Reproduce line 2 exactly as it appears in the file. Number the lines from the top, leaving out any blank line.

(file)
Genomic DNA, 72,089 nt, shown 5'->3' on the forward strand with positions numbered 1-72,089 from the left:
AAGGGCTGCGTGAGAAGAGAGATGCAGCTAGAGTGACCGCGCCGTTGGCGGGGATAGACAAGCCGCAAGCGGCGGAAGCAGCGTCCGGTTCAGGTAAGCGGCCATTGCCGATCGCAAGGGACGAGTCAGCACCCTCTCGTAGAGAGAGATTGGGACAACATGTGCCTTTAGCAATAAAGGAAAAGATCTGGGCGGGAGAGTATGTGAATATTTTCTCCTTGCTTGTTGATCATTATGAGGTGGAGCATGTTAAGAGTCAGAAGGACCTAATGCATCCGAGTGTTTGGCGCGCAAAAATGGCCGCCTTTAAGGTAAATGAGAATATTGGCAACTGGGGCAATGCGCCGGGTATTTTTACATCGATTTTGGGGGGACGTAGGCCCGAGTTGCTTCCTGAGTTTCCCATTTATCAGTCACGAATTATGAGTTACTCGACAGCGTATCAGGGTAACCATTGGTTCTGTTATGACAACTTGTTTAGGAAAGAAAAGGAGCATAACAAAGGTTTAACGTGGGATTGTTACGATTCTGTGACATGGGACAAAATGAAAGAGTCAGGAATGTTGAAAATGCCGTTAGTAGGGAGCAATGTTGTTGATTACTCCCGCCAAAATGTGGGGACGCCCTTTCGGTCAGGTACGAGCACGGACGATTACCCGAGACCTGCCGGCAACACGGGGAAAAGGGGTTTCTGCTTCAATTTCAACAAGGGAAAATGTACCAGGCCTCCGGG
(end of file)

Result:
AAGGGCTGCGTGAGAAGAGAGATGCAGCTAGAGTGACCGCGCCGTTGGCGGGGATAGACAAGCCGCAAGCGGCGGAAGCAGCGTCCGGTTCAGGTAAGCGGCCATTGCCGATCGCAAGGGACGAGTCAGCACCCTCTCGTAGAGAGAGATTGGGACAACATGTGCCTTTAGCAATAAAGGAAAAGATCTGGGCGGGAGAGTATGTGAATATTTTCTCCTTGCTTGTTGATCATTATGAGGTGGAGCATGTTAAGAGTCAGAAGGACCTAATGCATCCGAGTGTTTGGCGCGCAAAAATGGCCGCCTTTAAGGTAAATGAGAATATTGGCAACTGGGGCAATGCGCCGGGTATTTTTACATCGATTTTGGGGGGACGTAGGCCCGAGTTGCTTCCTGAGTTTCCCATTTATCAGTCACGAATTATGAGTTACTCGACAGCGTATCAGGGTAACCATTGGTTCTGTTATGACAACTTGTTTAGGAAAGAAAAGGAGCATAACAAAGGTTTAACGTGGGATTGTTACGATTCTGTGACATGGGACAAAATGAAAGAGTCAGGAATGTTGAAAATGCCGTTAGTAGGGAGCAATGTTGTTGATTACTCCCGCCAAAATGTGGGGACGCCCTTTCGGTCAGGTACGAGCACGGACGATTACCCGAGACCTGCCGGCAACACGGGGAAAAGGGGTTTCTGCTTCAATTTCAACAAGGGAAAATGTACCAGGCCTCCGGG